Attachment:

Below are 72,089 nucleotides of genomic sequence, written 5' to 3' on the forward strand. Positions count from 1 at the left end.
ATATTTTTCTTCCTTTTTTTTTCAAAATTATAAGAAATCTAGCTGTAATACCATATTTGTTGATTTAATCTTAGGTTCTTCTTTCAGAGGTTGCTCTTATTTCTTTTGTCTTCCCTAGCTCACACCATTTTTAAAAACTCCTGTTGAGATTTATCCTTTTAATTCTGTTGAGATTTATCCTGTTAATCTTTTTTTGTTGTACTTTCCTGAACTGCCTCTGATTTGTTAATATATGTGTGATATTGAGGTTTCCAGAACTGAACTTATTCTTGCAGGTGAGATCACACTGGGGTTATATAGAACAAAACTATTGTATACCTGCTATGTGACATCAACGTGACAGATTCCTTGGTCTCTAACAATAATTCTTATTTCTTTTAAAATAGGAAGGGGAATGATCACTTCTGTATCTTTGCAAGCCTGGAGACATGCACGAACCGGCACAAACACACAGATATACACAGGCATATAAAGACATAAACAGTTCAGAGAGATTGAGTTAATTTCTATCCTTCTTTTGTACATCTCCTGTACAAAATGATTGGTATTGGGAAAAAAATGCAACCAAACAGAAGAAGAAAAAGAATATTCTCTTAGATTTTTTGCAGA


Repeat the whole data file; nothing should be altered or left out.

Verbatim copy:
Below are 72,089 nucleotides of genomic sequence, written 5' to 3' on the forward strand. Positions count from 1 at the left end.
ATATTTTTCTTCCTTTTTTTTTCAAAATTATAAGAAATCTAGCTGTAATACCATATTTGTTGATTTAATCTTAGGTTCTTCTTTCAGAGGTTGCTCTTATTTCTTTTGTCTTCCCTAGCTCACACCATTTTTAAAAACTCCTGTTGAGATTTATCCTTTTAATTCTGTTGAGATTTATCCTGTTAATCTTTTTTTGTTGTACTTTCCTGAACTGCCTCTGATTTGTTAATATATGTGTGATATTGAGGTTTCCAGAACTGAACTTATTCTTGCAGGTGAGATCACACTGGGGTTATATAGAACAAAACTATTGTATACCTGCTATGTGACATCAACGTGACAGATTCCTTGGTCTCTAACAATAATTCTTATTTCTTTTAAAATAGGAAGGGGAATGATCACTTCTGTATCTTTGCAAGCCTGGAGACATGCACGAACCGGCACAAACACACAGATATACACAGGCATATAAAGACATAAACAGTTCAGAGAGATTGAGTTAATTTCTATCCTTCTTTTGTACATCTCCTGTACAAAATGATTGGTATTGGGAAAAAAATGCAACCAAACAGAAGAAGAAAAAGAATATTCTCTTAGATTTTTTGCAGA